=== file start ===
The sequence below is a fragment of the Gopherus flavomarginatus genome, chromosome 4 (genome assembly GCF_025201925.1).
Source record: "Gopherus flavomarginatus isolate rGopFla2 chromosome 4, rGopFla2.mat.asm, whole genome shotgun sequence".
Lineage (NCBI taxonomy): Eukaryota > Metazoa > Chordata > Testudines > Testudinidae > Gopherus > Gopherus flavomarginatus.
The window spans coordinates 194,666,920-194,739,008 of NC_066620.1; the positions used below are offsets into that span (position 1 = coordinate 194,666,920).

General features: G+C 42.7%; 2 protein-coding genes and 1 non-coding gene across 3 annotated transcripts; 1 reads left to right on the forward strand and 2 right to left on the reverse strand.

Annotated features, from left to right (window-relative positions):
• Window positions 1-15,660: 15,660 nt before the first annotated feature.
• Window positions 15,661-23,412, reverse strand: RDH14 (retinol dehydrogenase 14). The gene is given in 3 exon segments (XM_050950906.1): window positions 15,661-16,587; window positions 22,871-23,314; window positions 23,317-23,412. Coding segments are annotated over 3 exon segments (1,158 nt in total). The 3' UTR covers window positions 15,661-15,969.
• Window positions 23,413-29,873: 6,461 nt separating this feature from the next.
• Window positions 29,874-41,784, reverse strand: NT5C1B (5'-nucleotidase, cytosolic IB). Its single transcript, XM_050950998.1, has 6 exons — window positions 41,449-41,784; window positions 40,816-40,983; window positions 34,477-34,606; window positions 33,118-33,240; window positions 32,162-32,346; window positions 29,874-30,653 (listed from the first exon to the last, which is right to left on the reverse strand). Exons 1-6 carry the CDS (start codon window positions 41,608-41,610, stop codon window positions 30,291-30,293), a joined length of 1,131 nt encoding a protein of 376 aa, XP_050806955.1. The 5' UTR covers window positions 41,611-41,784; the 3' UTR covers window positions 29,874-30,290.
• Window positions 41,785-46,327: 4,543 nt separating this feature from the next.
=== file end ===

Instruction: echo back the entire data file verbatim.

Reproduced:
The sequence below is a fragment of the Gopherus flavomarginatus genome, chromosome 4 (genome assembly GCF_025201925.1).
Source record: "Gopherus flavomarginatus isolate rGopFla2 chromosome 4, rGopFla2.mat.asm, whole genome shotgun sequence".
Lineage (NCBI taxonomy): Eukaryota > Metazoa > Chordata > Testudines > Testudinidae > Gopherus > Gopherus flavomarginatus.
The window spans coordinates 194,666,920-194,739,008 of NC_066620.1; the positions used below are offsets into that span (position 1 = coordinate 194,666,920).

General features: G+C 42.7%; 2 protein-coding genes and 1 non-coding gene across 3 annotated transcripts; 1 reads left to right on the forward strand and 2 right to left on the reverse strand.

Annotated features, from left to right (window-relative positions):
• Window positions 1-15,660: 15,660 nt before the first annotated feature.
• Window positions 15,661-23,412, reverse strand: RDH14 (retinol dehydrogenase 14). The gene is given in 3 exon segments (XM_050950906.1): window positions 15,661-16,587; window positions 22,871-23,314; window positions 23,317-23,412. Coding segments are annotated over 3 exon segments (1,158 nt in total). The 3' UTR covers window positions 15,661-15,969.
• Window positions 23,413-29,873: 6,461 nt separating this feature from the next.
• Window positions 29,874-41,784, reverse strand: NT5C1B (5'-nucleotidase, cytosolic IB). Its single transcript, XM_050950998.1, has 6 exons — window positions 41,449-41,784; window positions 40,816-40,983; window positions 34,477-34,606; window positions 33,118-33,240; window positions 32,162-32,346; window positions 29,874-30,653 (listed from the first exon to the last, which is right to left on the reverse strand). Exons 1-6 carry the CDS (start codon window positions 41,608-41,610, stop codon window positions 30,291-30,293), a joined length of 1,131 nt encoding a protein of 376 aa, XP_050806955.1. The 5' UTR covers window positions 41,611-41,784; the 3' UTR covers window positions 29,874-30,290.
• Window positions 41,785-46,327: 4,543 nt separating this feature from the next.